Having said that Corbyn’s success offers Scottish Labour hope for the future. Not only have the SNP got problems, but the Scottish Tories will find it harder to distance themselves from the crisis-ridden party in the rest of the country, not to mention the difficulties which they will have in negotiating Brexit. This may help reverse some of their advances in Scotland, as will any bigger recovery in Lib Dem fortunes.

The SNP have relied on simplistic and unhistorical assertions about Scotland and England to woo left wing voters’ sympathies. They have brazenly adapted these as one by one they were proved faulty and their arguments are now unravelling.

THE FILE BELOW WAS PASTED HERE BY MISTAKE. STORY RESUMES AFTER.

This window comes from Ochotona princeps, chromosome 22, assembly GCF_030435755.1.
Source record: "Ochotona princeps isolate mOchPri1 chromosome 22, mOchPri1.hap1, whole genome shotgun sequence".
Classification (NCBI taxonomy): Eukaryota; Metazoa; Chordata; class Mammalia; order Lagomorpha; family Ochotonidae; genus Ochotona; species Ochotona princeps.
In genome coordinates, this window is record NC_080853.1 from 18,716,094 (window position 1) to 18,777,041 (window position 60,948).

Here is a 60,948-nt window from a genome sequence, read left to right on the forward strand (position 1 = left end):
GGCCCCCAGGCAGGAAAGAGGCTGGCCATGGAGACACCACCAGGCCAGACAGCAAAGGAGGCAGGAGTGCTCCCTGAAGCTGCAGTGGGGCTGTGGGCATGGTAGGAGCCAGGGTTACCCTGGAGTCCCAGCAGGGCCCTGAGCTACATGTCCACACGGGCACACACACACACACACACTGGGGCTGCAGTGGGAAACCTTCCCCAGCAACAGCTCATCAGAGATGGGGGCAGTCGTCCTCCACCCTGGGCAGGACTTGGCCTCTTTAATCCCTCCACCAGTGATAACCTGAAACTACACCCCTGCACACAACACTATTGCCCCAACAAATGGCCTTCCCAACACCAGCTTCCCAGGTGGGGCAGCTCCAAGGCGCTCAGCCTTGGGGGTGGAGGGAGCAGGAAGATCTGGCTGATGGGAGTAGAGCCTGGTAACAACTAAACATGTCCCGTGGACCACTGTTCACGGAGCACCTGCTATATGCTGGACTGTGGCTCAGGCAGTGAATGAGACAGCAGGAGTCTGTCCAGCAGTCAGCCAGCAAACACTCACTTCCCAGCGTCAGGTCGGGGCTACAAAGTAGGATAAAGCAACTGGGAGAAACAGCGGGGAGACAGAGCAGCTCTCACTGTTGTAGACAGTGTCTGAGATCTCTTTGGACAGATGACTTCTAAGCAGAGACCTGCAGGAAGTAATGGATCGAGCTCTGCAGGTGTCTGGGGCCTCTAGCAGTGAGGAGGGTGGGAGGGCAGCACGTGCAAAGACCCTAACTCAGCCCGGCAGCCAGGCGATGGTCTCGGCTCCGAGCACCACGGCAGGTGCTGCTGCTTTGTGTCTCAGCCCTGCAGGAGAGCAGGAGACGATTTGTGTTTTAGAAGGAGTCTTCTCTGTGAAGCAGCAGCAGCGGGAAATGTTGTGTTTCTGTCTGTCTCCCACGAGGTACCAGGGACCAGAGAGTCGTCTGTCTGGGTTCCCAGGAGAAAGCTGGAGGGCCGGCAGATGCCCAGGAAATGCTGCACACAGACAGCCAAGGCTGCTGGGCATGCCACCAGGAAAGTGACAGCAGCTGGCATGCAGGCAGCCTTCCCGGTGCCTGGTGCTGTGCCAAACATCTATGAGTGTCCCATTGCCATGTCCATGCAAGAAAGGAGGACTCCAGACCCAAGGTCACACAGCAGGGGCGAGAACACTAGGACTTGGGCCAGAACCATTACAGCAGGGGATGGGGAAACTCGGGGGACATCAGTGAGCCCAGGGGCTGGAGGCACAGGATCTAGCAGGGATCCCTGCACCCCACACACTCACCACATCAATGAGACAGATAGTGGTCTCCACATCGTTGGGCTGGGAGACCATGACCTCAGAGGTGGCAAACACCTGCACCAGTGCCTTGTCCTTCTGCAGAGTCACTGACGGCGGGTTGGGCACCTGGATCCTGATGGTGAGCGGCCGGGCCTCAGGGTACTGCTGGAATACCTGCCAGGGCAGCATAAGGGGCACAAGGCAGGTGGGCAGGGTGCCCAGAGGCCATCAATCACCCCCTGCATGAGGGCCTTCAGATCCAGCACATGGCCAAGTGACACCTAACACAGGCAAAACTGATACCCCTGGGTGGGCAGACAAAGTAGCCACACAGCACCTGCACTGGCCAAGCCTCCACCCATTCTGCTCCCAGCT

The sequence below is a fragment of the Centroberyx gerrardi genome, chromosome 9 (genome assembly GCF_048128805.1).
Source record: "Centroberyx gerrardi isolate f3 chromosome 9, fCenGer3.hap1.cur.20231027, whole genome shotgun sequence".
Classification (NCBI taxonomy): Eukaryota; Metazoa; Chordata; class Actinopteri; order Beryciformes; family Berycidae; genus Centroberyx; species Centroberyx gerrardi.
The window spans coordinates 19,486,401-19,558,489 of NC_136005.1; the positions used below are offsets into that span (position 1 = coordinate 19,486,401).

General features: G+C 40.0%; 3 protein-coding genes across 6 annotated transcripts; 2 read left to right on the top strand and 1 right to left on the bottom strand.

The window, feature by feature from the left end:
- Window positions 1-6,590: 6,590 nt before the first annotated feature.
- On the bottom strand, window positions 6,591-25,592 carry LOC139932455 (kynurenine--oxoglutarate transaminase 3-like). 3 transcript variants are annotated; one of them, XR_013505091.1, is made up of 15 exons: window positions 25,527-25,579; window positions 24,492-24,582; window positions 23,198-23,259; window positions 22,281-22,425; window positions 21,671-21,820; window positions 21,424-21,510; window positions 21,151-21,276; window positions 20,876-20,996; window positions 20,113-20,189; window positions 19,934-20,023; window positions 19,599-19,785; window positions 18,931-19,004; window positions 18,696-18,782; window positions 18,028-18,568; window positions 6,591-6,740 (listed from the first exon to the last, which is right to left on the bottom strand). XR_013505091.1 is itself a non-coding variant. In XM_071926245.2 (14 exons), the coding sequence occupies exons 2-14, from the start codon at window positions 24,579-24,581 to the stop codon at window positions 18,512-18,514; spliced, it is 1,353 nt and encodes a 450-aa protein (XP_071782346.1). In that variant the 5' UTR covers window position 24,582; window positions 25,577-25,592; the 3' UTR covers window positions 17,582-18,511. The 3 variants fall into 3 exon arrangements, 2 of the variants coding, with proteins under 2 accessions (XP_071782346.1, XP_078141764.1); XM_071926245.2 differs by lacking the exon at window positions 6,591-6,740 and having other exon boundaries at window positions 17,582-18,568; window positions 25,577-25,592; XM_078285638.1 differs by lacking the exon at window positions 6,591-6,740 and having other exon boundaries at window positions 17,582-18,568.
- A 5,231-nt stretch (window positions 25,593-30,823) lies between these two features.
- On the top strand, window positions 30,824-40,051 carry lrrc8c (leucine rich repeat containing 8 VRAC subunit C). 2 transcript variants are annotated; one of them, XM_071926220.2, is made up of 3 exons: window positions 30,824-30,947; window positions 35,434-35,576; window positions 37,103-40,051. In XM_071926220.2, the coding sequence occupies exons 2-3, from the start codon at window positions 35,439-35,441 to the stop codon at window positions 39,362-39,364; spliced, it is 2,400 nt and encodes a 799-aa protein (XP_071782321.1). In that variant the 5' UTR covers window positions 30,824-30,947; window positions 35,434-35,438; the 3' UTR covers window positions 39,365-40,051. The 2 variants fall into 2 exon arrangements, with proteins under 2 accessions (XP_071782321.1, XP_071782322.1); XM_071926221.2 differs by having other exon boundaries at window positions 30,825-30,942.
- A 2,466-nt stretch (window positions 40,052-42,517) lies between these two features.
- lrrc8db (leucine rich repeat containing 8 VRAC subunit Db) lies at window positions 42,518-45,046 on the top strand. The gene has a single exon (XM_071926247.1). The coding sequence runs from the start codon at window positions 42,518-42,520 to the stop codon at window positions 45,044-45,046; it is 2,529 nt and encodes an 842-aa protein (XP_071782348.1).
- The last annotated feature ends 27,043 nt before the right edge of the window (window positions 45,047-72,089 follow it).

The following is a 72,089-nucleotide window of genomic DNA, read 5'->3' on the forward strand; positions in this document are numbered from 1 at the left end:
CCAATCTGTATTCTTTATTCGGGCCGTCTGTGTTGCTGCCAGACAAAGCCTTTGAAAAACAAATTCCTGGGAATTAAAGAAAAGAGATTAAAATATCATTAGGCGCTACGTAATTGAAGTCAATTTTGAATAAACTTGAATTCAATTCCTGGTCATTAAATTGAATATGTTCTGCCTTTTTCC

We were told that we needed independence because fairness is in Scotland’s DNA and England is irredeemably Tory/UKIP. The election of a UKIP MEP in Scotland did not stall this narrative. Labour was a neo-liberal Party which Sturgeon described as “Tory-lite” during the 2015 general election. Others branded Labour “Red Tories” a phrase which bizarrely still has some currency. The SNP claimed that they would pull Labour to the left in Westminster. The best options for Scotland were, therefore, independence and the SNP. Did the election of Jeremy Corbyn as leader of the Labour Party change this? Hardly at all. Nicola Sturgeon repeatedly dismissed him using words like “pathetic” and scoffing at his leadership and electoral prospects. Although latterly when the SNP realised that they were beginning to lose ground to Labour in the election and Corbyn was gaining support they put forward the line that they would be better supporters of Corbyn than his own back-benchers, so still best to vote SNP.